Lithium is a mood stabiliser used in the treatment of acute mania, bipolar disorder and as augmentation for unipolar major depression. Tremor is a common adverse effect associated with lithium at both therapeutic and toxic serum levels. We present a case of dose-dependent changes in the quality and intensity of a stroke-related, chronic cerebellar tremor with lithium treatment at serum levels within the therapeutic range. On admission, the patient in this case had a baseline fine, postural tremor, which increased in frequency and evolved to include myoclonic jerks once lithium therapy was initiated. Although the patient’s serum lithium level was never in the toxic range, his tremor returned to baseline on reduction of his serum lithium level. This case highlights that a pre-existing, baseline tremor may lower the threshold for developing myoclonus. It also suggests that caution may be warranted with lithium therapy in the setting of known cerebellar disease.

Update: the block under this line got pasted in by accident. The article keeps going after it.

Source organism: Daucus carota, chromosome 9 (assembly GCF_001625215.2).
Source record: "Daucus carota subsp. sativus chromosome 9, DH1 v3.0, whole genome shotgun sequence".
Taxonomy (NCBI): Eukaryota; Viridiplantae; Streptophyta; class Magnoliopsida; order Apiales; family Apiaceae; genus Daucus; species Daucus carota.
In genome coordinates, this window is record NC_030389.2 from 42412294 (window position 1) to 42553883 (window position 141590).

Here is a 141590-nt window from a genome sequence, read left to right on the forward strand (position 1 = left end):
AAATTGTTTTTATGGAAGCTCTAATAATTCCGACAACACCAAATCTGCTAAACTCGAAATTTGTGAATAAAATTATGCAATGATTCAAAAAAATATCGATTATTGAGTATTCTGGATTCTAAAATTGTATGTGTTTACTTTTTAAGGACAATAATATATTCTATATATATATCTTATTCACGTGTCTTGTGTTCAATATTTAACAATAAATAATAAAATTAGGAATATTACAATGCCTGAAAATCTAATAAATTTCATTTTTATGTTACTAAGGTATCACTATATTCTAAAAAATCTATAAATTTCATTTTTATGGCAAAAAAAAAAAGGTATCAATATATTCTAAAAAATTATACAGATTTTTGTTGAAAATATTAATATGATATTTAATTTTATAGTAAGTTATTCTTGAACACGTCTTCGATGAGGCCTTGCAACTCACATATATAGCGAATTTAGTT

- psychiatry (drugs and medicines)
- unwanted effects / adverse reactions
- drugs: psychiatry
- mood disorders (including depression)
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Contributors RAO: conception of the work; acquisition, analysis and interpretation of data; drafting the work; revising it critically for important intellectual content; final approval of the version published; agreement to be accountable for all aspects of the work in ensuring that questions related to the accuracy or integrity of any part of the work are appropriately investigated and resolved. MJD and KAK: acquisition, analysis and interpretation of data; revising the work critically for important intellectual content; final approval of the version published; agreement to be accountable for all aspects of the work in ensuring that questions related to the accuracy or integrity of any part of the work are appropriately investigated and resolved.
Funding This research received no specific grant from any funding agency in the public, commercial or not-for-profit sectors.
Competing interests None declared.
Patient consent Obtained.
Provenance and peer review Not commissioned; externally peer reviewed.
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